Despite the numerous how-to books that line the shelves of bookstores, nothing can truly prepare a new parent for the rigors of raising a baby. Parents must make a total commitment in order to meet their newborns needs, and no book can adequately prepare parents for the wonderful and unexpected ways a baby will change their lives.
However, baby books due help parents get an idea of what expect from their child in terms of typical behavior, and some idea of how to better manage their time. A baby’s schedule becomes the parents, and even though newborns sleep around 18 hours a day, that time gets broken up sporadically throughout the day. Between the fussing, changing, feeding, and playing, the time an infant spends asleep seems to vanish. Learning how to manage a baby’s sleep/wake cycle is just one of many challenges a parent will undertake during their first few weeks on the job.
While most soon to be parents understand that sleep will become a luxury, several aspects about being a parent can take some by surprise. Here a few unexpected surprises that new parents come to understand.
Welcome to the Club
Becoming a parent means you just joined a club that has a very special membership fee. The camaraderie shared between parents means that you’ll receive a few extra smiles, nods of the head, and other general pleasantries when out with your little one. Don’t be surprised if mothers or fathers you rarely talk to in the neighborhood ask if you’d like to join them on a play date. Coworkers may start to ask more about your personal life and want to see pictures. Even though this can seem a little disconcerting, it’s a completely normal part of becoming a parent. Enjoy it and embrace your membership.
During pregnancy, a couple can bond together over the impending arrival of their child. However, once the baby arrives the dynamic between a couple can start to shift. When a third party arrives in the home, time that was once shared between two people must now be shared among three. That can mean less time spent among partners. If one parent ends up providing the majority of baby care, which is not uncommon when one parent stays at home on maternity leave and the other returns to work, the other can feel slighted or excluded. New parents also often get so busy and flustered with their baby they can forget to talk with one another. To avoid feeling like two ships in the night, schedule time with your partner to make sure the two of you get to spend time together.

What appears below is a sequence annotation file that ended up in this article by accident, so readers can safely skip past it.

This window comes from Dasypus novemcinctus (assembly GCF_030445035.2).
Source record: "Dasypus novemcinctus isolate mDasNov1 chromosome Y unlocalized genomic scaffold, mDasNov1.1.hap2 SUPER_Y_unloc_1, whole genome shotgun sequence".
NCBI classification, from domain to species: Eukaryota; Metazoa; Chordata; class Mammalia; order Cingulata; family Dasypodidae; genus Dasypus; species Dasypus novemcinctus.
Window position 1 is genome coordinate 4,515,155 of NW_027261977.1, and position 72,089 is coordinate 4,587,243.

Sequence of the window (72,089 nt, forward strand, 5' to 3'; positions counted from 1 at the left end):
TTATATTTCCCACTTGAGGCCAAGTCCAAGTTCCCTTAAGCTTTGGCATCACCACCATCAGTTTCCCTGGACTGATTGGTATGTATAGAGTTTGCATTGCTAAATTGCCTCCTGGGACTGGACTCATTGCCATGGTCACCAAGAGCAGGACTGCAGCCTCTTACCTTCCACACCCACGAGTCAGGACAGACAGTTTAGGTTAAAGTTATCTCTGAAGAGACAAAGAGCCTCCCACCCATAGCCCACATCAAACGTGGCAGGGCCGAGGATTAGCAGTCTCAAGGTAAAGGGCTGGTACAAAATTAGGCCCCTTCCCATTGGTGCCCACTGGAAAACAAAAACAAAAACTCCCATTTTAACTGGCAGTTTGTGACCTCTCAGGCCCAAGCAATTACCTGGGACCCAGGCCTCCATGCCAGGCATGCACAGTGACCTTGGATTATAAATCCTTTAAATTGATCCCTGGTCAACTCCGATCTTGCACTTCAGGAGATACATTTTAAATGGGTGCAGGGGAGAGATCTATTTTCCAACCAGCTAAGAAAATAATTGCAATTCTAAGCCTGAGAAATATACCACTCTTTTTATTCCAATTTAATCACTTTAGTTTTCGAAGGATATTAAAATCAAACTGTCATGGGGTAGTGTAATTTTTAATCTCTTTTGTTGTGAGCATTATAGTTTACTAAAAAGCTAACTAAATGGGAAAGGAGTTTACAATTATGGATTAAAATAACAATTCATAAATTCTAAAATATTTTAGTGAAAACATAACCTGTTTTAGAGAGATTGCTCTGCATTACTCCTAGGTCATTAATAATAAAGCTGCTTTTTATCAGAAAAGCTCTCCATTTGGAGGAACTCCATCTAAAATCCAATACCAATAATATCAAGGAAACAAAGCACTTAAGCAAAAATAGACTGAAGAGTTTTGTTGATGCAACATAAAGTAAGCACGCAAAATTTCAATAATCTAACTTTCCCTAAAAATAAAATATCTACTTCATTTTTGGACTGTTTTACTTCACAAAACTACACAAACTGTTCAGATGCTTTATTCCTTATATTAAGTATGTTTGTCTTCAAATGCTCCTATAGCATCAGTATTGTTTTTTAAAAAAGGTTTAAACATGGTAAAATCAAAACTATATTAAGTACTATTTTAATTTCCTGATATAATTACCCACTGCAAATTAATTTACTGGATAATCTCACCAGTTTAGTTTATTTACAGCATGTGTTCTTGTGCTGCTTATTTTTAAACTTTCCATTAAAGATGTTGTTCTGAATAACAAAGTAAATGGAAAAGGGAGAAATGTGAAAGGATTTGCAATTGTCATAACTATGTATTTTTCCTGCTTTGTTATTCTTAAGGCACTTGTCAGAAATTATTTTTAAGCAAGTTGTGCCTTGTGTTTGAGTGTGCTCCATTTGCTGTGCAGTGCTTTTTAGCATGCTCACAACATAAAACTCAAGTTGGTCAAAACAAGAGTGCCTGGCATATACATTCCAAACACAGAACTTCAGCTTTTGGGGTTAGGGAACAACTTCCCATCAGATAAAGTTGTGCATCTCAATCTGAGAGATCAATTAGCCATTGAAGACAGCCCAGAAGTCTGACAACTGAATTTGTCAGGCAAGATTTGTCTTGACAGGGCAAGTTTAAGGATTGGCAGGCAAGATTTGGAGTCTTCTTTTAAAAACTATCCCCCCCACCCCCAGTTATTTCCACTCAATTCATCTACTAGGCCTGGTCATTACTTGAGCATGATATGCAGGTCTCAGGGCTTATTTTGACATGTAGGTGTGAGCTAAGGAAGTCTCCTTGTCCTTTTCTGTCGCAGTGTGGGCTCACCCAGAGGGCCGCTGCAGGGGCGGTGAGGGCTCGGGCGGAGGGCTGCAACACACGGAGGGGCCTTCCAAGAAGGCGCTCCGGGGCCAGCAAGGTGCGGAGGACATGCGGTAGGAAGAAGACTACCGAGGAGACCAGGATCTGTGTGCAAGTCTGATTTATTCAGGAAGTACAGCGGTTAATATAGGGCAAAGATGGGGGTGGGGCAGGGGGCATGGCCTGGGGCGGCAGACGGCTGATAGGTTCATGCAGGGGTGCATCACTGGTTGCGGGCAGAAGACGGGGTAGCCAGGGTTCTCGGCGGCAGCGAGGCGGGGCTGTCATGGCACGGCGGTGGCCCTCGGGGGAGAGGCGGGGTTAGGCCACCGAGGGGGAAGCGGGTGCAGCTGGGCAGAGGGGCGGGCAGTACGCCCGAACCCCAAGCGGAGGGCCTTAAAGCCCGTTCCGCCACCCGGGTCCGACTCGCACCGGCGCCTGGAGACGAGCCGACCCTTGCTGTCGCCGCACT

Put out the Welcome Mat
A new baby in the home means parents won’t often feel lonely. Family and friends will be anxious to check out your bundle of joy, and parents can expect a steady stream of visitors for several weeks after bring their baby home. As if steady stream of visitors wasn’t taxing enough when you’re sleep deprived and the house is a mess, new parents can also expect relatives and friends to bring plenty of stories and advice with them about how to raise their child. While you might find it impossible to turn someone way, if you begin to feel overwhelmed by the number of visitor, it’s okay to say no. Good friends and family, especially those who have raised children themselves, will understand if you ask them to stop by at another time.
Guilty as Charged
As you gaze into the eyes of your child for the first time, don’t be surprised when you pledge to become the best parent ever. Of course with such expectations comes a tremendous amount of responsibility. It’s perfectly normal for parents to wish they had their old lives back after not sleeping for three days or finding they miss their career or going out with friends. But since these aren’t thoughts great parents have, you begin to feel guilty that you aren’t enjoying every second of parenthood. Just remember, being a parent is the toughest job you’ll ever have, and it’s normal to have these kind of thoughts. Talk with your partner, a friend, or parent about these feelings, and remember to remind yourself of all the things you’re doing right.
Again, no one is a perfect parent. So even if parenting books provide you a blueprint of activities to avoid with your child, don’t be surprised if occasionally you let your child engage in less than perfect behavior. For example, if your child is too old for a pacifier, but it helps her sleep, you’ll probably find yourself letting her keep it despite what the books recommend. Don’t beat yourself up. Every baby acts differently, so no one manual can tell parents how to raise their child. If in doubt about enabling some of your child’s bad habits, ask your pediatrician.
Timothy Lemke blogs about health and family for Dr. Kirk Christianson, a dentist in Clackamas OR at Downtown Dental Care.